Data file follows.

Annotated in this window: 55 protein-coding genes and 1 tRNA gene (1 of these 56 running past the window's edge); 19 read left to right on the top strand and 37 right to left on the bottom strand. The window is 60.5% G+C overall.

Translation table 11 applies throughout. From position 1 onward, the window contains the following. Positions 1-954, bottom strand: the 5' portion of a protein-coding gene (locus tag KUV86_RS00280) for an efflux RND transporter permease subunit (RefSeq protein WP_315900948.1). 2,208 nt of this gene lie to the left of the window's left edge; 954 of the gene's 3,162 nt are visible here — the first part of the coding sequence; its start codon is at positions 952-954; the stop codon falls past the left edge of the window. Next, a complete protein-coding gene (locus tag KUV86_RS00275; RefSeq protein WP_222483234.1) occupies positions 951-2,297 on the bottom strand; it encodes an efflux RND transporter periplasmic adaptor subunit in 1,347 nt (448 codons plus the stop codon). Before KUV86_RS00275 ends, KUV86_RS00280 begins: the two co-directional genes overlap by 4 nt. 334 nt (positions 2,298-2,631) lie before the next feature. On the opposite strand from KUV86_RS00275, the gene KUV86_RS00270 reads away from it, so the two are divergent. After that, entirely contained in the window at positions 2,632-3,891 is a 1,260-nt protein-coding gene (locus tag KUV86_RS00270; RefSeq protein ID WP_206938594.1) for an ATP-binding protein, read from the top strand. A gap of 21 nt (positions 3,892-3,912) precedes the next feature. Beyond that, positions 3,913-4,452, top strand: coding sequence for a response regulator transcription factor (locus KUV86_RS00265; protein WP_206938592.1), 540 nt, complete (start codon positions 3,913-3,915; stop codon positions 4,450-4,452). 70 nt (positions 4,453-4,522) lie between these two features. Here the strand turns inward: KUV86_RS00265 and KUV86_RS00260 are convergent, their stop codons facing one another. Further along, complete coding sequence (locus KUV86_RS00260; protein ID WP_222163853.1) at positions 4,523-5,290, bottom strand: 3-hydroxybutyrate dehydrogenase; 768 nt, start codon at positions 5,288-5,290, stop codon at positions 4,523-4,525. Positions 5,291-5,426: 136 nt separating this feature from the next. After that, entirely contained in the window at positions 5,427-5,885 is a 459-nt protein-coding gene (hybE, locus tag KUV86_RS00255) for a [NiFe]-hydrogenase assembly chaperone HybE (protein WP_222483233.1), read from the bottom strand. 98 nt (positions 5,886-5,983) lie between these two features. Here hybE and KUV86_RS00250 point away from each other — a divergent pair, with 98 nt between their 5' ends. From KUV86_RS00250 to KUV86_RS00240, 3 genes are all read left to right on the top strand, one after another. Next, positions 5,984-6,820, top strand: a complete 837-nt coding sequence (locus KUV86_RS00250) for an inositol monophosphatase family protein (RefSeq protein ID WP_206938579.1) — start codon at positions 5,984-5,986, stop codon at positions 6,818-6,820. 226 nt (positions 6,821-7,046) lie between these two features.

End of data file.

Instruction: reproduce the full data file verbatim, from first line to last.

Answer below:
Annotated in this window: 55 protein-coding genes and 1 tRNA gene (1 of these 56 running past the window's edge); 19 read left to right on the top strand and 37 right to left on the bottom strand. The window is 60.5% G+C overall.

Translation table 11 applies throughout. From position 1 onward, the window contains the following. Positions 1-954, bottom strand: the 5' portion of a protein-coding gene (locus tag KUV86_RS00280) for an efflux RND transporter permease subunit (RefSeq protein WP_315900948.1). 2,208 nt of this gene lie to the left of the window's left edge; 954 of the gene's 3,162 nt are visible here — the first part of the coding sequence; its start codon is at positions 952-954; the stop codon falls past the left edge of the window. Next, a complete protein-coding gene (locus tag KUV86_RS00275; RefSeq protein WP_222483234.1) occupies positions 951-2,297 on the bottom strand; it encodes an efflux RND transporter periplasmic adaptor subunit in 1,347 nt (448 codons plus the stop codon). Before KUV86_RS00275 ends, KUV86_RS00280 begins: the two co-directional genes overlap by 4 nt. 334 nt (positions 2,298-2,631) lie before the next feature. On the opposite strand from KUV86_RS00275, the gene KUV86_RS00270 reads away from it, so the two are divergent. After that, entirely contained in the window at positions 2,632-3,891 is a 1,260-nt protein-coding gene (locus tag KUV86_RS00270; RefSeq protein ID WP_206938594.1) for an ATP-binding protein, read from the top strand. A gap of 21 nt (positions 3,892-3,912) precedes the next feature. Beyond that, positions 3,913-4,452, top strand: coding sequence for a response regulator transcription factor (locus KUV86_RS00265; protein WP_206938592.1), 540 nt, complete (start codon positions 3,913-3,915; stop codon positions 4,450-4,452). 70 nt (positions 4,453-4,522) lie between these two features. Here the strand turns inward: KUV86_RS00265 and KUV86_RS00260 are convergent, their stop codons facing one another. Further along, complete coding sequence (locus KUV86_RS00260; protein ID WP_222163853.1) at positions 4,523-5,290, bottom strand: 3-hydroxybutyrate dehydrogenase; 768 nt, start codon at positions 5,288-5,290, stop codon at positions 4,523-4,525. Positions 5,291-5,426: 136 nt separating this feature from the next. After that, entirely contained in the window at positions 5,427-5,885 is a 459-nt protein-coding gene (hybE, locus tag KUV86_RS00255) for a [NiFe]-hydrogenase assembly chaperone HybE (protein WP_222483233.1), read from the bottom strand. 98 nt (positions 5,886-5,983) lie between these two features. Here hybE and KUV86_RS00250 point away from each other — a divergent pair, with 98 nt between their 5' ends. From KUV86_RS00250 to KUV86_RS00240, 3 genes are all read left to right on the top strand, one after another. Next, positions 5,984-6,820, top strand: a complete 837-nt coding sequence (locus KUV86_RS00250) for an inositol monophosphatase family protein (RefSeq protein ID WP_206938579.1) — start codon at positions 5,984-5,986, stop codon at positions 6,818-6,820. 226 nt (positions 6,821-7,046) lie between these two features.